Bereavement Support Payment (BSP) was introduced in April 2017. It is based on National Insurance contributions and is paid at a standard rate, or a higher rate for those entitled to Child Benefit or who were pregnant at the time of the death of their spouse or civil partner.

It replaced the old system of Widowed Parent’s Allowance (WPA). The ineligibility rule for parents who were cohabiting with their partner was the same under WPA as it is under BSP. This eligibility rule for WPA was ruled incompatible with human rights law by the Supreme Court in August 2018 in but, as with BSP, the government has yet to take any action in response to that ruling.

About the case

The High Court ruling can be read online at

About the Government’s Remedial Order

The Government said on 28 July that it intends to bring forward a remedial order to remove the incompatibilities around the eligibility criteria for Bereavement Support Payment and Widowed Parent’s Allowance. This can be read online at

About Child Poverty Action Group

CPAG is the leading charity campaigning for the abolition of child poverty in the UK and for a better deal for low-income families and children. Through its Early Warning System it collects and analyses case evidence about how welfare changes are affecting the wellbeing of children, their families and the communities and services that support them. Through its strategic litigation work, CPAG brings or intervenes in cases where benefit claimants’ rights are violated with a view to bringing about systemic change for others who find themselves in the same situation. CPAG is the host organisation for the Campaign to End Child Poverty coalition, which has members from across civil society including children’s charities, faith groups, unions and other civic sector organisations.

About the Childhood Bereavement Network

The Childhood Bereavement Network, based at the National Children’s Bureau, is the coordinating hub for services across the UK that offer direct support to children and young people who have been bereaved of a parent or sibling. Since 2011, the Network has coordinated a group of charities and other bodies interested in bereavement benefits. For more information visit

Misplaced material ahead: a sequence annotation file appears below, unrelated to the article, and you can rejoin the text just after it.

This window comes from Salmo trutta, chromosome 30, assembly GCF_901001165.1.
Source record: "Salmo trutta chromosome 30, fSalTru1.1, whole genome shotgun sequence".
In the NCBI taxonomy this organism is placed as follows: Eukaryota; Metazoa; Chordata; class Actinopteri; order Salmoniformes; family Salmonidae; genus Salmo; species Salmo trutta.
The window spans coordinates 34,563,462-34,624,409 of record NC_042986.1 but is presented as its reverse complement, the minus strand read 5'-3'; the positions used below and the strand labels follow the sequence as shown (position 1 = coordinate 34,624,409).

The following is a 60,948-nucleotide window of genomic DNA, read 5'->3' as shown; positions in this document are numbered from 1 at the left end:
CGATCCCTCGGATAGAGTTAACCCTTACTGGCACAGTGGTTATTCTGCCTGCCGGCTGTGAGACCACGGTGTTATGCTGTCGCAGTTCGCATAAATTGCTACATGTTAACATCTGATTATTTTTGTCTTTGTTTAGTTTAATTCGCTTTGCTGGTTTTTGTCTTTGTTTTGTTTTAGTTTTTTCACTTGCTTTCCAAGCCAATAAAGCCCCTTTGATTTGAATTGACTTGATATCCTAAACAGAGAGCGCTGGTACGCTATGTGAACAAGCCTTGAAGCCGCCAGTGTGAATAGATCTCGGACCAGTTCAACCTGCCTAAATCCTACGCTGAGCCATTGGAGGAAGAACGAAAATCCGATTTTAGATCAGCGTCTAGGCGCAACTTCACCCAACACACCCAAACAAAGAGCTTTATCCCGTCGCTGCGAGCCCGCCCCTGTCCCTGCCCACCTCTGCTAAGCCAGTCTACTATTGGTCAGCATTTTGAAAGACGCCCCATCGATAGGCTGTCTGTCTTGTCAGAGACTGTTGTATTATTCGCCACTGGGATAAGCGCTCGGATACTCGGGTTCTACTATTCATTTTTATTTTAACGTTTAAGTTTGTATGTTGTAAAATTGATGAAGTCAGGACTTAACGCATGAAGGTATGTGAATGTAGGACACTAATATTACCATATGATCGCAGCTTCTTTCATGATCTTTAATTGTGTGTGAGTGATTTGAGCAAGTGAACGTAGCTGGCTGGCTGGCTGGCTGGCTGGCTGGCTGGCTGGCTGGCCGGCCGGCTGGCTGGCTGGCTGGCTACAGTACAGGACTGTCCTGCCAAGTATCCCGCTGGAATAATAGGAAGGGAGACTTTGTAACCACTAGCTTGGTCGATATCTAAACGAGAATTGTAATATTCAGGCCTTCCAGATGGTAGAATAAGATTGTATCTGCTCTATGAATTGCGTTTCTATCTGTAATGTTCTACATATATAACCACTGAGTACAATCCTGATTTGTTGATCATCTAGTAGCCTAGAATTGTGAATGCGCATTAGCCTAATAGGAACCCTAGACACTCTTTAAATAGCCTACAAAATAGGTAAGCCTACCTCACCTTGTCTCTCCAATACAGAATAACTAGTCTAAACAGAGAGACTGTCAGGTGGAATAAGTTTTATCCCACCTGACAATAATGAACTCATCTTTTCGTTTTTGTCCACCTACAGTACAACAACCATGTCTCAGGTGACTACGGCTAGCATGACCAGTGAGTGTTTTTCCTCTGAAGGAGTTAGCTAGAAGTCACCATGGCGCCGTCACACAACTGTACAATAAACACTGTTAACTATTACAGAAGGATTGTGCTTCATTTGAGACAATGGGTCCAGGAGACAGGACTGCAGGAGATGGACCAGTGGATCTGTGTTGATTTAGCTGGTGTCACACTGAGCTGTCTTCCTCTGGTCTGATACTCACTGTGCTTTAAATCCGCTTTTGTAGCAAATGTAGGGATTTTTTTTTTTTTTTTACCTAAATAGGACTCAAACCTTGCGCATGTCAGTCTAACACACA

About WAY Widowed and Young

WAY Widowed and Young is the only national charity in the UK for men and women aged 50 or under when their partner died. Founded in 1997, WAY now has more than 3,500 members across England, Wales, Scotland and Northern Ireland.

The charity provides peer-to-peer support to young widowed people – married or not, with or without children, whatever their sexual orientation – as they adjust to life after the death of their partner.

Find out more at

About the National Children’s Bureau

For more than 50 years, the National Children’s Bureau has worked to champion the rights of children and young people in the UK. We interrogate policy and uncover evidence to shape future legislation and develop more effective ways of supporting children and families. As a leading children’s charity, we take the voices of children to the heart of Government, bringing people and organisations together to drive change in society and deliver a better childhood for the UK. We are united for a better childhood.

For more information visit